Wednesday, April 22, 2009
The Right to Kill
by John Aravosis (DC) on 4/22/2009 02:42:00 PM
I've written before about the religious right's newest cause celebre, the Right to Kill. Extreme right fundamentalist Christian leaders are demanding that American civil rights laws provide an exemption for their "right" to kill their political opponents, or any other American they disprove of, provided they claim the murder was inspired by their faith.
(We tend to avoid the usually-overplayed Nazi comparison, here at AMERICAblog. But in this case, the notion of protecting the majority's right to murder and incite violence against minorities is historically troubling.)
It's not entirely clear why the religious right, which professes to care so much about "life," especially when its coffers are running dry, is now suddenly interested in the right to kill. Have there been a rash of religious right murders of gays, blacks, women and other minorities that they've historically oppressed? Or is the religious right planning, or hoping, to incite violence against those groups and others in American society? (And they wonder why Homeland Security is interested in their more violent members.)
The religious right's main legislative effort surrounding their right to kill is centered around the hate crimes amendment being debated in the House this week. As Joe wrote earlier, the hate crimes amendment takes the current US hate crimes law, that has been on the books for decades, and applies it to everyone.
Under the existing law, only violence inspired by the hatred of some classes of Americans is covered - some might even say that those classes, which include Christian fundamentalists, have been granted "special rights" under the law, since only some groups, and not others, are included in the current law. Already included in the current law is violence motivated by the race, religion or national origin of the victim. The hate crimes amendment being debated today would add gender, disability, sexual orientation and gender identity to the already-existing law.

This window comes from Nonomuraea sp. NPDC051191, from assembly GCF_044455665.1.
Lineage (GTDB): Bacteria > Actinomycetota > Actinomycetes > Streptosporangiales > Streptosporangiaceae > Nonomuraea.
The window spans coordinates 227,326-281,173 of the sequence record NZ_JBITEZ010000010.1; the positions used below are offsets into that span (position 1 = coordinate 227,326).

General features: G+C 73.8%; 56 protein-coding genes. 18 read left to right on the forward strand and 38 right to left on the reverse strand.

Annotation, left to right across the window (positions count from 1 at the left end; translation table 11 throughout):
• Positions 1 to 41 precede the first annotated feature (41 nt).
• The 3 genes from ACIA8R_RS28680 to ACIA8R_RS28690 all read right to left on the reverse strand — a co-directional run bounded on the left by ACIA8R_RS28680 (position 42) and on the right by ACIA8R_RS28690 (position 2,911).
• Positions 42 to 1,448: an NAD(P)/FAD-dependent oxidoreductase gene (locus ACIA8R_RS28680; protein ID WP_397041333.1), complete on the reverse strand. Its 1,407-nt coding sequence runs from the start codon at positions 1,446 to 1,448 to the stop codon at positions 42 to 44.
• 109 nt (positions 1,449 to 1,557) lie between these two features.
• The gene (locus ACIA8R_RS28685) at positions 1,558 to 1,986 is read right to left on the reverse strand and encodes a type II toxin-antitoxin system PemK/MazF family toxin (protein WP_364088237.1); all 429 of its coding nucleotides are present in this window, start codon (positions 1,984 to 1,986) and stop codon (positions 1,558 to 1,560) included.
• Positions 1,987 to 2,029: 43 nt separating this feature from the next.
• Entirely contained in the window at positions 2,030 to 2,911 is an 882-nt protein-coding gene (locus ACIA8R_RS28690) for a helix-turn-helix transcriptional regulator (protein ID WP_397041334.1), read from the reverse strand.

Regardless of your views on the propriety of hate crimes laws, if America is going to have such a law on the books - and we already do - shouldn't it protect everyone? If not, then the very nightmare that hate crimes law opponents predict - a world in which some classes of people have more legal protections than others - will not only be a reality, it will remain our current reality.
Of course, isn't that what this is all about? The religious right is desperate to protect its special rights. Thus, they viciously attack a law that secretly already protects them, in order to ensure that no other classes of Americans receive similar protection. They invoke their right to kill, in order to defeat a law that is intended to stop the killing. If the religious right were truly opposed to hate crimes laws, they would be agitating to repeal America's current hate crimes law, the one protecting them. But they're not.